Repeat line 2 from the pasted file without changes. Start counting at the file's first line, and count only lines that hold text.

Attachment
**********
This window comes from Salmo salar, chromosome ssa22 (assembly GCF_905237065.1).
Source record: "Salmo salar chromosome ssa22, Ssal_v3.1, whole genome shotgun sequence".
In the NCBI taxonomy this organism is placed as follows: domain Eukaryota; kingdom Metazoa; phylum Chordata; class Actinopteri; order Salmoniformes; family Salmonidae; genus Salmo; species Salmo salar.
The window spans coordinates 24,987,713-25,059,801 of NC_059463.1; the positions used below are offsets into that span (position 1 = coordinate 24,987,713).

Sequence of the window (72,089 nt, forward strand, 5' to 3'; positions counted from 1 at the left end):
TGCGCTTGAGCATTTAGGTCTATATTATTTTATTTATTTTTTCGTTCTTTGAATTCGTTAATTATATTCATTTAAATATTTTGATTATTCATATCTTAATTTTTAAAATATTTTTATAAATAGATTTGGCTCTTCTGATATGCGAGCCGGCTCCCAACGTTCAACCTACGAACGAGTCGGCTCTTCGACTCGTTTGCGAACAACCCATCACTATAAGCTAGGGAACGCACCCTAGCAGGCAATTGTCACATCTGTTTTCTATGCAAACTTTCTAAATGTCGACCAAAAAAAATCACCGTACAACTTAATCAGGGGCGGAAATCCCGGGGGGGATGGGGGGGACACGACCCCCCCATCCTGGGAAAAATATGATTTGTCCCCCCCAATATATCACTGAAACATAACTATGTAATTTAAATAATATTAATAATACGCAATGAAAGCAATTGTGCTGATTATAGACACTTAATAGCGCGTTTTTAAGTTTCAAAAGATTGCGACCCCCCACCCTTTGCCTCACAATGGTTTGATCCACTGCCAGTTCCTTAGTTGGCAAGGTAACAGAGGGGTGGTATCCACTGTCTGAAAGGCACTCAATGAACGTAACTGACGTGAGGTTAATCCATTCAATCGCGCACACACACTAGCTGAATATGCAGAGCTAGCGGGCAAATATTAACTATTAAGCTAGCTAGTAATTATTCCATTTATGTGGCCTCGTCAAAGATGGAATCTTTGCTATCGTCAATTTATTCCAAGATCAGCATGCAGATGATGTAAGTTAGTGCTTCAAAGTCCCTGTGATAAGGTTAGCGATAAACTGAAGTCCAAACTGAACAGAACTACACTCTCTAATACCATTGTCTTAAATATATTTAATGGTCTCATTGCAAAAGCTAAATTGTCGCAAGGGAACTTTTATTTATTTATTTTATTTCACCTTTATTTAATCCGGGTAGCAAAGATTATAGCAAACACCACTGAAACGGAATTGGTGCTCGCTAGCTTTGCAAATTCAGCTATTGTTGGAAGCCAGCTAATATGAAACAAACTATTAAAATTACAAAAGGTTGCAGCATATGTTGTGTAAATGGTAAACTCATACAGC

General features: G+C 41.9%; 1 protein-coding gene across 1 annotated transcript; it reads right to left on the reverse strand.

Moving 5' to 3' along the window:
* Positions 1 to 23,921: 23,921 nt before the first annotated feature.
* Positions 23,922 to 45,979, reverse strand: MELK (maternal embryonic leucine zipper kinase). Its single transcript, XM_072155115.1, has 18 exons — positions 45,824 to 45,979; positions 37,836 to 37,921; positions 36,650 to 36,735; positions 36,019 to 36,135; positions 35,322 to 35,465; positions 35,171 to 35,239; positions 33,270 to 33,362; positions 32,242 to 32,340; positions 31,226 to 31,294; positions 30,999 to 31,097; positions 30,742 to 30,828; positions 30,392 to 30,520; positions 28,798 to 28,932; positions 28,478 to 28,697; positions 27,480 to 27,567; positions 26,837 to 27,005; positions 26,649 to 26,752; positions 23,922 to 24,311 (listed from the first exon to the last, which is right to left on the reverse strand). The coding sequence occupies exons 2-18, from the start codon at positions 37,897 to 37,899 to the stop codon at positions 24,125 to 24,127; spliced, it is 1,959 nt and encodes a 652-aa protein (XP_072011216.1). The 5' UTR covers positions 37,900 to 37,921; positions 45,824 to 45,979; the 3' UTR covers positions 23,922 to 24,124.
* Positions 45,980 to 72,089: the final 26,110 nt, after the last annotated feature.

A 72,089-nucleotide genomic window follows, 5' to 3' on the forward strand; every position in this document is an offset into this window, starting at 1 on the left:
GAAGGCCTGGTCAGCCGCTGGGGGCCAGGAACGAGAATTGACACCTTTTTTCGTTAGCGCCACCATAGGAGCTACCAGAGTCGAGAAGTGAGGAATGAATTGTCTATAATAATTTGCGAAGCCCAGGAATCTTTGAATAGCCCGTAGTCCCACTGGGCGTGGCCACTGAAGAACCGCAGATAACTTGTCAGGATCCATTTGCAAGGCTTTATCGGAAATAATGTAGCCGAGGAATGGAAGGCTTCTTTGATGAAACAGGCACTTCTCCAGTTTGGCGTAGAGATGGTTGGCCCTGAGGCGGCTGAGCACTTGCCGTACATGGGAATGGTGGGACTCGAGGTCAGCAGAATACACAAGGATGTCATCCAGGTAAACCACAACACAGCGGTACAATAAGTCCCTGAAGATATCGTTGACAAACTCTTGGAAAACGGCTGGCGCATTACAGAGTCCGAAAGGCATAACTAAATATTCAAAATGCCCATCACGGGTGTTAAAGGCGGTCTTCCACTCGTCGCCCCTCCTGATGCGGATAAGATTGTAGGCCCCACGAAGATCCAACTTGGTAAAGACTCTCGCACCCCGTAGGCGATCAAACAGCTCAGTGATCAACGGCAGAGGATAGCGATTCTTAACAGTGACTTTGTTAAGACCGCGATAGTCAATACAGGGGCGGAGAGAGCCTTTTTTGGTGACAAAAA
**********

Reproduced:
Source record: "Salmo salar chromosome ssa22, Ssal_v3.1, whole genome shotgun sequence".